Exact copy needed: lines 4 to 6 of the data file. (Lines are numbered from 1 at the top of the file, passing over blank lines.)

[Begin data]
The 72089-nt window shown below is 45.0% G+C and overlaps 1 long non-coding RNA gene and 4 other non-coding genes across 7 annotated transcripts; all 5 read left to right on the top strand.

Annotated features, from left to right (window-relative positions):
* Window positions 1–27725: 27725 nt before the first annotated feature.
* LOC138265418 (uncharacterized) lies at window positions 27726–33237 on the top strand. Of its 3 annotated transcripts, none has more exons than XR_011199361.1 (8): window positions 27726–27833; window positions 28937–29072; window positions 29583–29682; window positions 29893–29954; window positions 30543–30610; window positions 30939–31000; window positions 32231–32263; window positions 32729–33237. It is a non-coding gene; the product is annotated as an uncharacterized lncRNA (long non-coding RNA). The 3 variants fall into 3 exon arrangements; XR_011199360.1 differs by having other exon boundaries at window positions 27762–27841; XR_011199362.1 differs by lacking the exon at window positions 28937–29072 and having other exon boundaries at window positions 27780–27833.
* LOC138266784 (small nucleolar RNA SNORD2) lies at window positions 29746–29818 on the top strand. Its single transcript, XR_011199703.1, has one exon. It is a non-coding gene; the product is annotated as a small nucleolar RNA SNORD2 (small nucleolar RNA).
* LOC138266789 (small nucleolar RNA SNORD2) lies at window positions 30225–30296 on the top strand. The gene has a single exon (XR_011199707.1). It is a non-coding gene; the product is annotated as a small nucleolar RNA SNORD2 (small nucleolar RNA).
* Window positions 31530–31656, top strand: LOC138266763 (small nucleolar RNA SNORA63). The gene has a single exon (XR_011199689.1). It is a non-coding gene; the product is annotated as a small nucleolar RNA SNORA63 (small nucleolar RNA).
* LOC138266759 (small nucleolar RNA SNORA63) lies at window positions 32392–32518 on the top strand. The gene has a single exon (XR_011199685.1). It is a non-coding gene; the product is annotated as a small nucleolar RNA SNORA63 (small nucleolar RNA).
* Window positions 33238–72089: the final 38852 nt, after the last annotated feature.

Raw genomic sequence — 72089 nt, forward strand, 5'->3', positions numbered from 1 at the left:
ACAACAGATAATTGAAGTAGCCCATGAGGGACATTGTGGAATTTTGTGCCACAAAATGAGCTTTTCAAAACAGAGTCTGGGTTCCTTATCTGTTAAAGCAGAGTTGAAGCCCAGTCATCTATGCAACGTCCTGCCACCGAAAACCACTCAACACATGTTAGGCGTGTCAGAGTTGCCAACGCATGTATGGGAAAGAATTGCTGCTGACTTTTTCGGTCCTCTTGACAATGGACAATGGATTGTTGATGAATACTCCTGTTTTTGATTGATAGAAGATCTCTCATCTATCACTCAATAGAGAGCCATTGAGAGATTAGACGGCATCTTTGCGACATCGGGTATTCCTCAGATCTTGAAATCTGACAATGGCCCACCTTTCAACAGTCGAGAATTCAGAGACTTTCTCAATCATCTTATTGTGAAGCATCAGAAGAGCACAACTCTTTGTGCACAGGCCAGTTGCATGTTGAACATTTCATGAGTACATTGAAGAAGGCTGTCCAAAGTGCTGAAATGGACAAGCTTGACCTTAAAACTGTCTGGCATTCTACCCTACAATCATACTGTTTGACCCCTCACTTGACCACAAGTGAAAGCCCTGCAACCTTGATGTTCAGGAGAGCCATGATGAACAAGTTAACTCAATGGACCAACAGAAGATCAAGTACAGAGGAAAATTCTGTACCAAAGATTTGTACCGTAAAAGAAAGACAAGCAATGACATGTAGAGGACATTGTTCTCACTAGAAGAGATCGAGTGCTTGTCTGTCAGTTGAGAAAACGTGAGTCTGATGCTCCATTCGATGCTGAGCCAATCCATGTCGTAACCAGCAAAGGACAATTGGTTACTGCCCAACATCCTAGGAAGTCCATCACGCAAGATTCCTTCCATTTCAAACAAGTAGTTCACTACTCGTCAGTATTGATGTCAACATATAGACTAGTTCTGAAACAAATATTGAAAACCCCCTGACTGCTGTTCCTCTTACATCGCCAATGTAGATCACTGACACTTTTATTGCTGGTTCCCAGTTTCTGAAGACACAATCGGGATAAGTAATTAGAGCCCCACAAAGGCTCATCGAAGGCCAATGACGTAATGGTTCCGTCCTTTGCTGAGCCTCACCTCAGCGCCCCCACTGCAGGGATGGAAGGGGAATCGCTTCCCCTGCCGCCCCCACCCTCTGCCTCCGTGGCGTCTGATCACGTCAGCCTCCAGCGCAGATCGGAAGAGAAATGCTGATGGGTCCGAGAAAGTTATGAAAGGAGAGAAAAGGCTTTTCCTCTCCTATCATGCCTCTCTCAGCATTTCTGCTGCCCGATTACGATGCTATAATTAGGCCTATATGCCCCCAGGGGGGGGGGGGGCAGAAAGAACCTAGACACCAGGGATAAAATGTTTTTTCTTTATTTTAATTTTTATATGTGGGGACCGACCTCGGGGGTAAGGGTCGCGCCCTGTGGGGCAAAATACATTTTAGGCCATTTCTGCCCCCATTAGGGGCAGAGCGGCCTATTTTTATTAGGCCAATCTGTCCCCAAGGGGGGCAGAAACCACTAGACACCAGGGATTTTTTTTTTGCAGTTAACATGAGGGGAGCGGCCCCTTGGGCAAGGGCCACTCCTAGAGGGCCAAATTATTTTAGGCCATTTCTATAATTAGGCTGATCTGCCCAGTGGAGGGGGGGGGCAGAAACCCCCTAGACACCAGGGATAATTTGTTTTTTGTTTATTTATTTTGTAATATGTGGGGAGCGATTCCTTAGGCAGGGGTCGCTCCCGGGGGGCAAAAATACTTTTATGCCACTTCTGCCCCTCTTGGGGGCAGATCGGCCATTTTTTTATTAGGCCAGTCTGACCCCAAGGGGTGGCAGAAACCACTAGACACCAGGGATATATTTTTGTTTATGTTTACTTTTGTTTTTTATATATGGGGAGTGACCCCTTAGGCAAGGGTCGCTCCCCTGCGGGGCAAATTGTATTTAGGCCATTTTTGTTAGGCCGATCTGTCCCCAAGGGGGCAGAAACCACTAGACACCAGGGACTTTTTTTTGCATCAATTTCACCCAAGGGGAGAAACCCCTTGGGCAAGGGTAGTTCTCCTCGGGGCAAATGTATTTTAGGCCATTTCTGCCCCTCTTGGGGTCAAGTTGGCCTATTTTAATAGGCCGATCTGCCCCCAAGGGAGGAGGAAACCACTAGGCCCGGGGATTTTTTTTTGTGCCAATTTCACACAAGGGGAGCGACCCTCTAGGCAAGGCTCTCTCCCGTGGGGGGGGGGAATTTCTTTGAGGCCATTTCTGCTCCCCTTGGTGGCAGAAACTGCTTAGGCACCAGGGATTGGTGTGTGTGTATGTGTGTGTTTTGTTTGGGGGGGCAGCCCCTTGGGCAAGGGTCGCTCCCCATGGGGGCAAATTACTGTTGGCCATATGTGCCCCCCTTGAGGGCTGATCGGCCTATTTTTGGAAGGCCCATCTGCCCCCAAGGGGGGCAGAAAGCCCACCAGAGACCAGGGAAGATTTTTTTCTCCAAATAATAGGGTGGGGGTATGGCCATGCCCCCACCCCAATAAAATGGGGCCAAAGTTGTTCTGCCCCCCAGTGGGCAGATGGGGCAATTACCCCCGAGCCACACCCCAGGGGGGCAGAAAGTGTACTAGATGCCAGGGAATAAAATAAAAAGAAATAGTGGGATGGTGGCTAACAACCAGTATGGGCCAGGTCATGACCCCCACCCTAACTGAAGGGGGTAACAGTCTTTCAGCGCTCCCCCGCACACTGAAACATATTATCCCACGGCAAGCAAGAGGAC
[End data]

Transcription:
* LOC138265418 (uncharacterized) lies at window positions 27726–33237 on the top strand. Of its 3 annotated transcripts, none has more exons than XR_011199361.1 (8): window positions 27726–27833; window positions 28937–29072; window positions 29583–29682; window positions 29893–29954; window positions 30543–30610; window positions 30939–31000; window positions 32231–32263; window positions 32729–33237. It is a non-coding gene; the product is annotated as an uncharacterized lncRNA (long non-coding RNA). The 3 variants fall into 3 exon arrangements; XR_011199360.1 differs by having other exon boundaries at window positions 27762–27841; XR_011199362.1 differs by lacking the exon at window positions 28937–29072 and having other exon boundaries at window positions 27780–27833.
* LOC138266784 (small nucleolar RNA SNORD2) lies at window positions 29746–29818 on the top strand. Its single transcript, XR_011199703.1, has one exon. It is a non-coding gene; the product is annotated as a small nucleolar RNA SNORD2 (small nucleolar RNA).
* LOC138266789 (small nucleolar RNA SNORD2) lies at window positions 30225–30296 on the top strand. The gene has a single exon (XR_011199707.1). It is a non-coding gene; the product is annotated as a small nucleolar RNA SNORD2 (small nucleolar RNA).